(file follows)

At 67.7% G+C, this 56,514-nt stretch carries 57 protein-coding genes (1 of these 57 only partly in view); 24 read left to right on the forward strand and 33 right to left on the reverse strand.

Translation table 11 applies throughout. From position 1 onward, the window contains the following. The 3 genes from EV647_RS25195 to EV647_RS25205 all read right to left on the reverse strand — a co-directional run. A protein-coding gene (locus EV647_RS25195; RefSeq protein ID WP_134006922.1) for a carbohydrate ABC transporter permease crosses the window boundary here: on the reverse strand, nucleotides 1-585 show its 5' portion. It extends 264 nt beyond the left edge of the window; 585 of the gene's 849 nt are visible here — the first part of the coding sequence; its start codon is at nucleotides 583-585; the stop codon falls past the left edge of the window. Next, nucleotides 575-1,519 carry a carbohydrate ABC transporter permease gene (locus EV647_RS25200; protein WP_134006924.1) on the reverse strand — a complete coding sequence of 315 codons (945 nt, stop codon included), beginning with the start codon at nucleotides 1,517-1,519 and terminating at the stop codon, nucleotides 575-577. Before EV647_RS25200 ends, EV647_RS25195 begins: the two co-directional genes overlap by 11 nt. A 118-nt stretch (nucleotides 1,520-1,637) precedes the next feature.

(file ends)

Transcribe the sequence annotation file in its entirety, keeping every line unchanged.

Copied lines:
At 67.7% G+C, this 56,514-nt stretch carries 57 protein-coding genes (1 of these 57 only partly in view); 24 read left to right on the forward strand and 33 right to left on the reverse strand.

Translation table 11 applies throughout. From position 1 onward, the window contains the following. The 3 genes from EV647_RS25195 to EV647_RS25205 all read right to left on the reverse strand — a co-directional run. A protein-coding gene (locus EV647_RS25195; RefSeq protein ID WP_134006922.1) for a carbohydrate ABC transporter permease crosses the window boundary here: on the reverse strand, nucleotides 1-585 show its 5' portion. It extends 264 nt beyond the left edge of the window; 585 of the gene's 849 nt are visible here — the first part of the coding sequence; its start codon is at nucleotides 583-585; the stop codon falls past the left edge of the window. Next, nucleotides 575-1,519 carry a carbohydrate ABC transporter permease gene (locus EV647_RS25200; protein WP_134006924.1) on the reverse strand — a complete coding sequence of 315 codons (945 nt, stop codon included), beginning with the start codon at nucleotides 1,517-1,519 and terminating at the stop codon, nucleotides 575-577. Before EV647_RS25200 ends, EV647_RS25195 begins: the two co-directional genes overlap by 11 nt. A 118-nt stretch (nucleotides 1,520-1,637) precedes the next feature.